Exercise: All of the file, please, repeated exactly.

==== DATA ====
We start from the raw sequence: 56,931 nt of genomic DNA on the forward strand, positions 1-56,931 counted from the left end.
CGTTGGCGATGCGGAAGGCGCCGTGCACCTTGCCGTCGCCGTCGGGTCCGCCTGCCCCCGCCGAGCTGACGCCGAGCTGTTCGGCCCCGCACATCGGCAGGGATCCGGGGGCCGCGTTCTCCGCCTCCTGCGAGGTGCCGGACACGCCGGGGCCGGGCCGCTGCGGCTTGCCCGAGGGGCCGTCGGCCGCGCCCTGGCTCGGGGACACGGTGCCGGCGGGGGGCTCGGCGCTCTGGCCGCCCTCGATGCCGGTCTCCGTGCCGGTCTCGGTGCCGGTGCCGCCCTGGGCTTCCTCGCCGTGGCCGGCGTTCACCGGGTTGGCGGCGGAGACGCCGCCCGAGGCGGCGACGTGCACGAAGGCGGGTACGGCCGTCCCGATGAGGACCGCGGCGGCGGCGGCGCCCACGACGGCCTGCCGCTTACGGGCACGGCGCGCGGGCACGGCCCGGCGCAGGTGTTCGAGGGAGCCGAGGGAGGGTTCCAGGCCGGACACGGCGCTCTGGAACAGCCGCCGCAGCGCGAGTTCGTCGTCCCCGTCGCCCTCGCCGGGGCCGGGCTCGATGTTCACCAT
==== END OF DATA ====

We start from the raw sequence: 56,931 nt of genomic DNA on the forward strand, positions 1-56,931 counted from the left end.
CGTTGGCGATGCGGAAGGCGCCGTGCACCTTGCCGTCGCCGTCGGGTCCGCCTGCCCCCGCCGAGCTGACGCCGAGCTGTTCGGCCCCGCACATCGGCAGGGATCCGGGGGCCGCGTTCTCCGCCTCCTGCGAGGTGCCGGACACGCCGGGGCCGGGCCGCTGCGGCTTGCCCGAGGGGCCGTCGGCCGCGCCCTGGCTCGGGGACACGGTGCCGGCGGGGGGCTCGGCGCTCTGGCCGCCCTCGATGCCGGTCTCCGTGCCGGTCTCGGTGCCGGTGCCGCCCTGGGCTTCCTCGCCGTGGCCGGCGTTCACCGGGTTGGCGGCGGAGACGCCGCCCGAGGCGGCGACGTGCACGAAGGCGGGTACGGCCGTCCCGATGAGGACCGCGGCGGCGGCGGCGCCCACGACGGCCTGCCGCTTACGGGCACGGCGCGCGGGCACGGCCCGGCGCAGGTGTTCGAGGGAGCCGAGGGAGGGTTCCAGGCCGGACACGGCGCTCTGGAACAGCCGCCGCAGCGCGAGTTCGTCGTCCCCGTCGCCCTCGCCGGGGCCGGGCTCGATGTTCACCAT